SEK Education Group has taken part in World Education Week, an international event on education that was held, virtually, 5 to 9 October, with the participation of SEK-Qatar representing SEK Group.
SEK-Qatar, selected as one of the 100 schools that was represented at this event, gave several presentations including those by Verónica Sánchez – Head of School at SEK-Qatar, Daniela Kemeny – Deputy Director of SEK Schools, and Joaquín Rodríguez -Director of design, innovation and educational technology at SEK Group, with the shared theme of “Promoting the Science of Learning and Teaching”.
Agency, Co-creation & Self-directed Learning
Daniela Kemeny spoke on the benefits of giving students the ability to choose and direct their own learning. At SEK Education Group, as Kemeny stated, “we have implemented self-directed learning by students, where we aim for students to take the initiative, choose how they are going to learn, follow their interests, explore their talent and ambitions and set their own educational goals.”
Speaking about the role of students in shaping their learning, the Deputy Director of SEK International Schools said that “it is important to create an educational community in class, in which students are just as important as teachers when it comes to identifying what they know, what they can and what they want to do with their learning and actively participate in its design”.
The importance of implementing a Collaborative Planning & Professional Learning model for teachers
Verónica Sánchez, Head of School at SEK-Qatar, explained during her panel that, as part of the SEK International Schools educational model, both students and their teachers are responsible for learning and teaching. “All the members of SEK schools learn and lead learning at the same time, not just the teachers,” she asserted.
As Sánchez reported in her presentation, at SEK-Qatar, time for professional learning has been implemented since last year within the school calendar. Three days a week have been set aside for this, and each Thursday two hours are used for professional learning and collaborative planning.
As the Head of School at SEK-Qatar said, “learning occurs in optimal conditions as a result of the development of a community of learners who interact with each other, not as a group of people who simply attend classes, workshops or courses”.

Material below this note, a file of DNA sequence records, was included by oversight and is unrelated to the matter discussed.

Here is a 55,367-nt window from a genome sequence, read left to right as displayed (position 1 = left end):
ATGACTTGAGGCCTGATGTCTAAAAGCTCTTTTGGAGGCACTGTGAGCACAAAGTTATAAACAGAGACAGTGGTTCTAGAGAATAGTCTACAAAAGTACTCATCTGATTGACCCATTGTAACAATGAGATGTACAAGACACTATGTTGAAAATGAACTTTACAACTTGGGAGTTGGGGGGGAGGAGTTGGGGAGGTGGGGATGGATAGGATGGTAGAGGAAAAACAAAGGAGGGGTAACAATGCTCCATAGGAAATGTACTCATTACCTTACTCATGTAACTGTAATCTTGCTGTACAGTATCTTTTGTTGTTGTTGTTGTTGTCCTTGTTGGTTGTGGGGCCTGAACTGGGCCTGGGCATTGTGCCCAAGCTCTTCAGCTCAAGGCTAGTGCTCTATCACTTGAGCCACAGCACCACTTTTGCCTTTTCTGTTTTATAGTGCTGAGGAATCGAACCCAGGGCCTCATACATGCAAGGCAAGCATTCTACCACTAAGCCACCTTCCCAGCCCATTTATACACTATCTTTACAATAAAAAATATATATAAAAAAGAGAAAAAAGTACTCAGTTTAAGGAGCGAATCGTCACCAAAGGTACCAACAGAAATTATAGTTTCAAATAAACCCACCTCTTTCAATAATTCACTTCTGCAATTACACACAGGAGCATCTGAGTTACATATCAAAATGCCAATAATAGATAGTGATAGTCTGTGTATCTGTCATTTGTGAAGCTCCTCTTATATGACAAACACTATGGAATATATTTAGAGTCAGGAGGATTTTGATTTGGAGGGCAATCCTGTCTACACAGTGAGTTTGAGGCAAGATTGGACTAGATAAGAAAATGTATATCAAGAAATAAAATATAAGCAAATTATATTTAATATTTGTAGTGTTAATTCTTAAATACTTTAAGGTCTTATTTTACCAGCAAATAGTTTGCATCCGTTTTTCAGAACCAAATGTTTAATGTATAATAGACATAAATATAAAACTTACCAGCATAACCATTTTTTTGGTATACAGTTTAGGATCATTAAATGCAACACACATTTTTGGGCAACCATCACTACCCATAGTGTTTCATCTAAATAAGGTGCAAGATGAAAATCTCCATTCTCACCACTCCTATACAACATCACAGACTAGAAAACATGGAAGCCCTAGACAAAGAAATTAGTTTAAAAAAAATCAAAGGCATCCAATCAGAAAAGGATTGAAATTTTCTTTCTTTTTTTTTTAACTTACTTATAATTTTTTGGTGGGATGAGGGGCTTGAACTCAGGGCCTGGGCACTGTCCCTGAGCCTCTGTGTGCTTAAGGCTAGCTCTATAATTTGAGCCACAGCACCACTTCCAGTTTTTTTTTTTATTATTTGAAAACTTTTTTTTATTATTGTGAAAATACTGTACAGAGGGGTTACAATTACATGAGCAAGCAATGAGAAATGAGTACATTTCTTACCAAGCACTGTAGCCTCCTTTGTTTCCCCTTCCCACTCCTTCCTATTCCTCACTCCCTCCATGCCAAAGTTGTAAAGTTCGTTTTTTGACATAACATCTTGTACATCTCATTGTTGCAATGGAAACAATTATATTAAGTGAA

The teaching model being used by SEK Education Group, in the words of Verónica Sánchez, “encourages teachers to be researchers, to work together and collaborate with each other to improve the quality of teaching. All the discoveries that result from these enquiries are shared with the rest of the teachers so that everyone can benefit from them”.
The importance of technologies to enrich learning, collaboration and communication
Joaquín Rodríguez, Director of Design, Innovation and Educational Technology at SEK Education Group, outlined in his presentation how “technology helps improve creativity, communication and collaboration.” As Rodríguez explained in his panel, five years ago, the SEK Group began to imagine how lessons would be in the future, and following a Design Thinking process, they designed four principles on which classrooms would be based in the coming years.
“The first principle is that any student can learn anywhere and at any time; the second, that any student should have access to the tools and content necessary for their learning; the third, that any student should have continuous contact with all their classmates to develop real collaborative work; and finally, that every student should have tools on which to reflect on their learning process and the results of it”, said Joaquín Rodríguez.
The role of technology in this process is key, as Rodríguez says, and that is why the SEK Group has created MySEK, a digital ecosystem with several personalised applications for all members of the educational community. “With the advent of the pandemic and lockdown, all the advances we had made proved extremely useful. We had provided our community, in advance, with an answer to a question that they had just asked us,” he says.
This ecosystem, as Rodríguez explains, currently contains tools for videoconferencing; for collaborative work; for educational challenges and projects that can be used by both students and teachers; immediate access to the physical and digital catalogue of school libraries; personalised access to textbook content; digital notebooks; and even a video platform with recorded classes and support webinars.
“We have to use educational technologies to improve analysis, critical thinking, collaboration and self-directed work. We must bear in mind that technology is, at the same time, a tool that facilitates and supports our work, but also helps us to generate new ideas to create and develop our educational process”, concluded Joaquín Rodríguez.